Group Title: Press bulletin
Title: Tomato rust
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Full Citation
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Permanent Link: http://ufdc.ufl.edu/UF00090318/00001
 Material Information
Title: Tomato rust
Series Title: Press bulletin
Physical Description: 2 leaves : ; 23 cm.
Language: English
Creator: Burger, O. F ( Owen Francis ), 1885-1928
University of Florida -- Agricultural Experiment Station
Publisher: Florida Agricultural Experiment Station
Place of Publication: Gainesville
Publication Date: 1913
 Subjects
Subject: Tomatoes -- Diseases and pests -- Florida   ( lcsh )
Genre: government publication (state, provincial, terriorial, dependent)   ( marcgt )
non-fiction   ( marcgt )
 Notes
Statement of Responsibility: by O.F. Burger.
General Note: Caption title.
General Note: "April 5, 1913."
 Record Information
Bibliographic ID: UF00090318
Volume ID: VID00001
Source Institution: University of Florida
Holding Location: University of Florida
Rights Management: All rights reserved by the source institution and holding location.
Resource Identifier: oclc - 82850519

Full Text




PRESS BULLETIN 207


UNIVERSITY OF FLORIDA



AGRICULTURAL EXPERIMENT STATION






TOMATO RUST
By 0. F. Burger
The tomato crops of Florida have been attacked from time to time by
a disease which is called in different localities and by different growers,
tomato rust, tomato blight, tomato leaf blight, or tomato black spot. This
disease should not be confused with fungus blight, or with the bacterial
b!iflht"of tomatoes, neither of which can be successfully controlled by Bor-
deaux mixture. Rust causes more Or less damage t othe crops, mainly ac-
cording to the local climatic conditions. In some years the only evidence
of the disease may be a few dried leaves on the tomato plants, while in other
years all the leaves are destroyed and the tomato fruits are much spotted.
Symptoms of the Disease
Sometimes the tips of the leaves become brown and dried, the rest of
the leaf blades remaining green, or becoming more or less spotted with brown.
At other times small brown spots appear at once on many of the leaves,
and spread rapidly so as to destroy the whole of these leaves. The stems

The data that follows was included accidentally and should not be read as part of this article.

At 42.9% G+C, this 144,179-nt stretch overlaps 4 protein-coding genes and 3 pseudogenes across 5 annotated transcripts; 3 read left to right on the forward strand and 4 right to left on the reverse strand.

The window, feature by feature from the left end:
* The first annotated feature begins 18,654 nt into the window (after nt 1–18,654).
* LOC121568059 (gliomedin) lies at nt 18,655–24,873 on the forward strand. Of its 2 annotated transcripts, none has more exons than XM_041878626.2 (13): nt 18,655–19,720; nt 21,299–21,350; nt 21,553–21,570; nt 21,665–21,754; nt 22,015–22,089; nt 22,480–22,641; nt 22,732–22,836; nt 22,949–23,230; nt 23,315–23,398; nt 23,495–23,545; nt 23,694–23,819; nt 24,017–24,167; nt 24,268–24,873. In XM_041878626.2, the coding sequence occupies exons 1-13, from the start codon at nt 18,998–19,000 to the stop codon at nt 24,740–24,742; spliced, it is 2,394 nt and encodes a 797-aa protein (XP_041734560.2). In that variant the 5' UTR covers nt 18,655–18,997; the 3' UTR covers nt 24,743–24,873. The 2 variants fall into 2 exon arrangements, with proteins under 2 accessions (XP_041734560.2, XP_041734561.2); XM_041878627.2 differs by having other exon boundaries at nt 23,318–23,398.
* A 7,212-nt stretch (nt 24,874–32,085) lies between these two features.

and fruits usually remain green after all the leaves have been destroyed. In
advanced stages of the disease the tomato stems and fruits are affected, as
well as the leaves. The stems become spotted with brown spots, which
frequently grow together, forming a brown crust. Brown circular spots
appear on the fruits. These spots often make their appearance after the
fruit has been picked and packed. When such tomatoes arrive at the market
they are sold as inferior fruit, or thrown away.
Preventive Measures
The disease can be successfully controlled by spraying the tomato plants
with Bordeaux mixture. 'Bordeaux mixture is made of quicklime and blue-
stone (copper sulphate). Three pounds of copper sulphate and three pounds
of quicklime in fifty gallons of water have been found sufficiently strong to
prevent rust. If properly made. it may be used'as strong as six pounds of


April 5, 1913







copper sulphate and six pounds of quicklime to fifty gallons of water, with-
out scalding the plants.
Bordeaux mixture is not a cure, but a preventive. It will not cure an
infected leaf, but if it is applied to a healthy leaf in such a manner that the
whole surface is covered with a film of the mixture it is impossible for it
to become infected.
It is best to commence spraying while the plants are in the seed bed.
They should receive' two or three good sprayings before being taken to the
field. The disease does not prove destructive with sufficient regularity to
warrant spraying every year; but we should always be ready for it. When
the plants in the field show symptoms of the disease we should be prepared
to spray them thoroughly at once. Two or three sprayings at least are
Required to get the disease under control. The disease depends a great
deal on weather conditions. The grower cannot foretell the weather condi-
tions, so preparations should be made to ensure against loss from this dis-
ease.
Cause of the Disease
Tomato rust is caused by a fungus called Alternaria solani. This fungus
is propagated by small brown club-shaped bodies, known as spores. The
spores are so small that they can be seen only by the aid of a microscope.
They are carried by the wind from one plant to another. The spore lodges
on the upper side of the leaf, and, if there is enough moisture, it will germi-
nate. A small tube grows out from the spore, penetrates the skin of the
leaf, and kills and feeds on the leaf tissue, causing a dead brown spot.


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